Page last updated at 10:30 GMT, Monday, 18 January 2010

UK cities 'will take years to recover from recession'

Sale signs at a shopping centre
The organisation assessed the fortunes of 64 towns and cities around the UK

It will take "years" for some UK cities and towns to recover from the recession, a report by the independent think-tank Centre for Cities has said.

Areas with highly educated workforces, including Cambridge and Edinburgh, are well-placed to bounce back, it claimed.

But locations including Stoke-on-Trent, Burnley and Newport are suffering because people there are less qualified and there are fewer business start-ups.

The gap grew between the top and bottom of the economic rankings, it added.

Hull had the highest percentage of people claiming jobseeker's allowance while Cambridge had the lowest - but the gap between the two places nearly doubled in that time.

'Tough outlook'

The study assessed 64 of the UK's cities and towns over the past two years and predicted an "uneven recovery" for them.


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It said locations which already had robust economies were more likely to grow stronger, leaving the areas which did not have strong private sectors or good graduate skills further behind.

It notes that London, Birmingham, Leeds, Liverpool and Manchester accounted for 39% of all jobs in England in 2008.

"The turnaround of our largest cities will be critical to the national recovery," the report said.

It added that "Brighton, Milton Keynes, Reading, Cambridge and Edinburgh have the right ingredients to succeed after the recession has passed.

The national economy may be emerging from recession but cities like Brighton are likely to recover more strongly than the likes of Barnsley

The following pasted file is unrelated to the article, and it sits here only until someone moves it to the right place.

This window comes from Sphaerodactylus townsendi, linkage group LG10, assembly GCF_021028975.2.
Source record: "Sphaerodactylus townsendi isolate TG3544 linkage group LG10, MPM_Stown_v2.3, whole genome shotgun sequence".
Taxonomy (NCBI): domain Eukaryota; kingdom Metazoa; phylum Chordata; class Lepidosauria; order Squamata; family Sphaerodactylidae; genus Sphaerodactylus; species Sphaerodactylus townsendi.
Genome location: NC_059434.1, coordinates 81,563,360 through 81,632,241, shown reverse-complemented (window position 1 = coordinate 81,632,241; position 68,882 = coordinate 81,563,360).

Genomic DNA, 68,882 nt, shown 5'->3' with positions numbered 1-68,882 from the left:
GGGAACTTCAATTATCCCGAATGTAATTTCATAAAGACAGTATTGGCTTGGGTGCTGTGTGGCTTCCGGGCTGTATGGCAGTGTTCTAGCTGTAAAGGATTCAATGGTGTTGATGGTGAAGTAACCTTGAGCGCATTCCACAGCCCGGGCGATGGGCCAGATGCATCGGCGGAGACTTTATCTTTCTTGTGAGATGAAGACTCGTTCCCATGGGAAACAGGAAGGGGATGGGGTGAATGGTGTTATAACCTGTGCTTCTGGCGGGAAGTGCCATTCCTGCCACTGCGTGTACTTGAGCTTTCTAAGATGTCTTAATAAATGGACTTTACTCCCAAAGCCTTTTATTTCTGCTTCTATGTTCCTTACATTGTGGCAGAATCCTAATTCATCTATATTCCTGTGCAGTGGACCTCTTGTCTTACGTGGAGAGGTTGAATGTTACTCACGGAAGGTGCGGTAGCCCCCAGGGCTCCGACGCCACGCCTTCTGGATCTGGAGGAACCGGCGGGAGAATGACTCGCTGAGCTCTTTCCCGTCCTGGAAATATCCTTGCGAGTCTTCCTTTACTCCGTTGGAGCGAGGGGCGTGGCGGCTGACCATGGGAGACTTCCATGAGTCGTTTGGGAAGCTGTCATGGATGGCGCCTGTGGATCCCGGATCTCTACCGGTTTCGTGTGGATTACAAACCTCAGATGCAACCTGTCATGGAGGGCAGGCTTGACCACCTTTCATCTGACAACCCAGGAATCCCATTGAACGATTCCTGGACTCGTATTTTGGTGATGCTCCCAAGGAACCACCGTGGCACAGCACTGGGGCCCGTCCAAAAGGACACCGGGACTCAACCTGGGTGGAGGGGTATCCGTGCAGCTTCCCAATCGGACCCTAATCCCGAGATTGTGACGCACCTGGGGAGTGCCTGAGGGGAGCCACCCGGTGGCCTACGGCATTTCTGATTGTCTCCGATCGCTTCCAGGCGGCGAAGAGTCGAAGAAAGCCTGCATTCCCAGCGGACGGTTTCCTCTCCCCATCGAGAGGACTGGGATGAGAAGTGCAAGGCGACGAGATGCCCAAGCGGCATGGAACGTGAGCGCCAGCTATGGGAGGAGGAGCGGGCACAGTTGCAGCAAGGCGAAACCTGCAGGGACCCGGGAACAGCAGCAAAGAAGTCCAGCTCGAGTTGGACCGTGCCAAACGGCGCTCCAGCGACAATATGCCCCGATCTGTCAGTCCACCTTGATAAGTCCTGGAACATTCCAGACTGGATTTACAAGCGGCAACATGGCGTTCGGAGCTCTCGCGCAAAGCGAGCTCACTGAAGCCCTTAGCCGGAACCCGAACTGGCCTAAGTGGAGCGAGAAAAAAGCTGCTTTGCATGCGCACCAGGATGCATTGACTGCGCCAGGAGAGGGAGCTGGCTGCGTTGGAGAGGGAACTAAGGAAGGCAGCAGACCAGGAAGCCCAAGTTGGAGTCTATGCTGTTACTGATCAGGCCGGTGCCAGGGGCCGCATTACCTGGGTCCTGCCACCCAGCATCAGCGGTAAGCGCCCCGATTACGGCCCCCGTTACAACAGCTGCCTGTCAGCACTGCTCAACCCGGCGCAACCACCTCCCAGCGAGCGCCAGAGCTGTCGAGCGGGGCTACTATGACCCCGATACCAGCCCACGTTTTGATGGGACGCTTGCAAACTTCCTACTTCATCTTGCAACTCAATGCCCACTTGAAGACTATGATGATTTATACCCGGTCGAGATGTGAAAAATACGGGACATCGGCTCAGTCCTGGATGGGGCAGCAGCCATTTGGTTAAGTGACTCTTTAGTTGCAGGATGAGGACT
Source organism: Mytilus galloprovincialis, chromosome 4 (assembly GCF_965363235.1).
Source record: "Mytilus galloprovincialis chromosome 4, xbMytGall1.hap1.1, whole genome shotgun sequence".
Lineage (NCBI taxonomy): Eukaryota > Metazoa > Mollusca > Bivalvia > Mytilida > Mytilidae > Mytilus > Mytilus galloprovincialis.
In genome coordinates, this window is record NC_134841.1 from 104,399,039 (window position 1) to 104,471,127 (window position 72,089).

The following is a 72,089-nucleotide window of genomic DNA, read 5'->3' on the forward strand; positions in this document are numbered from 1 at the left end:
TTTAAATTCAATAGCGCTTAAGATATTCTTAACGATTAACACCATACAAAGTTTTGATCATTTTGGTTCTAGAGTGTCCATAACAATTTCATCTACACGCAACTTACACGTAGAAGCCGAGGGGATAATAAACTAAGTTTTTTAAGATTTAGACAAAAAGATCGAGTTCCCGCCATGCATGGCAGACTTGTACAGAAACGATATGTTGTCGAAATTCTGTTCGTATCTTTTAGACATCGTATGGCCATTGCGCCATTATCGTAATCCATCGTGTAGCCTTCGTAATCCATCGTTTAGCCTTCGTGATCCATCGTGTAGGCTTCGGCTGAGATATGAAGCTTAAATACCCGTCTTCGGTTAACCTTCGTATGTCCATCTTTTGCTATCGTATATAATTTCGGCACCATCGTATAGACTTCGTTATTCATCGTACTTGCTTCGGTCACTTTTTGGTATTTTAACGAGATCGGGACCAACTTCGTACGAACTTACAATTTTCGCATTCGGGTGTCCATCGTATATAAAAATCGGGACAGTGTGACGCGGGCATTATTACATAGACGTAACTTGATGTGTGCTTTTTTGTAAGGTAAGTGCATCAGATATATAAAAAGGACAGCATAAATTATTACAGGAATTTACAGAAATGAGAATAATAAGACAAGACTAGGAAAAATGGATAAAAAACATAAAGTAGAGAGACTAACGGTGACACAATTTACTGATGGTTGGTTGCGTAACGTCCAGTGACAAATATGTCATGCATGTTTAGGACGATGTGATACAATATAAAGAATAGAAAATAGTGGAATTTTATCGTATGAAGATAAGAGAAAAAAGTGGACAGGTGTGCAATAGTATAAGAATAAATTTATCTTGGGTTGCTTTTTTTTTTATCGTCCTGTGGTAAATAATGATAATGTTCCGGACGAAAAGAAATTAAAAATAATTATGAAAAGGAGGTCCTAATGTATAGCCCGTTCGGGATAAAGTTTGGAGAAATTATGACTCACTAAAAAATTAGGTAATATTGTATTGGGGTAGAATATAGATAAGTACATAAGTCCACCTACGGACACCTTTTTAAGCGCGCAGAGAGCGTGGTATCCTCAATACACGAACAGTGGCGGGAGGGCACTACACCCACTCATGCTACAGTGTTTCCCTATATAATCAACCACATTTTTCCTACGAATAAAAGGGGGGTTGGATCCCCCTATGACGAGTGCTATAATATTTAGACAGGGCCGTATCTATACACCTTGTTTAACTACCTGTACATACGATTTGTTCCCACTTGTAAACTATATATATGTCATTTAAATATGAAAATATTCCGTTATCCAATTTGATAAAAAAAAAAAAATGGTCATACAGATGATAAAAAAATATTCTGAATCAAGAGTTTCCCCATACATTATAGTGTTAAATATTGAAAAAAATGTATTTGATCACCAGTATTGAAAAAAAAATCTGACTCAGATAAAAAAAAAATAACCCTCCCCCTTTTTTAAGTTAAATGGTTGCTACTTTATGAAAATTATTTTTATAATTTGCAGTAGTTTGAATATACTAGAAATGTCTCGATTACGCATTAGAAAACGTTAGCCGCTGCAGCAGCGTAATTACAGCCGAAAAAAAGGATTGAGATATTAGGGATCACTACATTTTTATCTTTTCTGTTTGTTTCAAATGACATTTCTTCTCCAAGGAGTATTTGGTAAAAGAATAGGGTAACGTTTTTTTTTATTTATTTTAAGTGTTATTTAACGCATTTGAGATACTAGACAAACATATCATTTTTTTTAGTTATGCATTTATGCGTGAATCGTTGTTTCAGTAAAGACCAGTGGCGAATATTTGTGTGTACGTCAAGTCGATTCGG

Dermot Finch
Chief executive, Centre for Cities

"They have strong private sectors, high levels of entrepreneurship, highly educated workforces and large shares of knowledge-intensive jobs."

"Other cities, such as Stoke, Burnley, Barnsley, Newport and Doncaster, with their weaker business base, have a much tougher outlook."

The report said thousands of private-sector jobs had been lost over the past decade in these places, where there was a lack of business start-ups and highly-qualified residents.

Graph showing regional variations in growth

"The national economy may be emerging from recession but cities like Brighton are likely to recover more strongly than the likes of Barnsley," the chief executive of Centre for Cities, Dermot Finch, said.

"Party leaders need to wake up to the reality that some cities will still feel in the middle of a recession until well after the election.

"The next government needs to help these struggling cities fix the basics - like improving schools and public transport - so they can attract new business and jobs."

The report said although "the financial heart of the City of London was in some ways the epicentre of the recession", the capital had, so far, not suffered as much as other parts of the country.

We won't give up on anyone who is out of work, especially people in our towns and cities that have been hit hardest by the recession
Jim Knight

It attributed this to London's position as a city where the focus was "global business", and the "disproportionate effect" of the downturn on the manufacturing and traded industries.

It said there had been "large increases" in the number of benefit claims made in cities such as Hull, Birmingham and Rochdale - places it described as having "already high unemployment" rates.

Hull is estimated to have 16 jobseekers for every vacancy.

Scarred communities

Employment and Welfare Reform Minister Jim Knight said the government was creating 170,000 jobs for the unemployed, 50,000 in "unemployment hotspots" as part of a £5bn investment scheme.

"We won't give up on anyone who is out of work, especially people in our towns and cities that have been hit hardest by the recession.

We've a digital/IT revolution and like the industrial revolution, there will be winners and losers
Andy, Norwich

"Job losses have been quite evenly spread across regions, which should help recovery and mean less long-term scarring of communities than we have seen before," he said.

Local Government Association chairman Margaret Eaton said a national "one-size-fits-all solution" was not viable.

"The fastest way to move from recession to recovery is for more decisions about the economy to be made at a local level, which means councils continuing to work with local people and businesses," she said.

Shadow work and pensions secretary Theresa May said more had to be done to help young people back into work but recovering from the recession was likely to "be long and hard".

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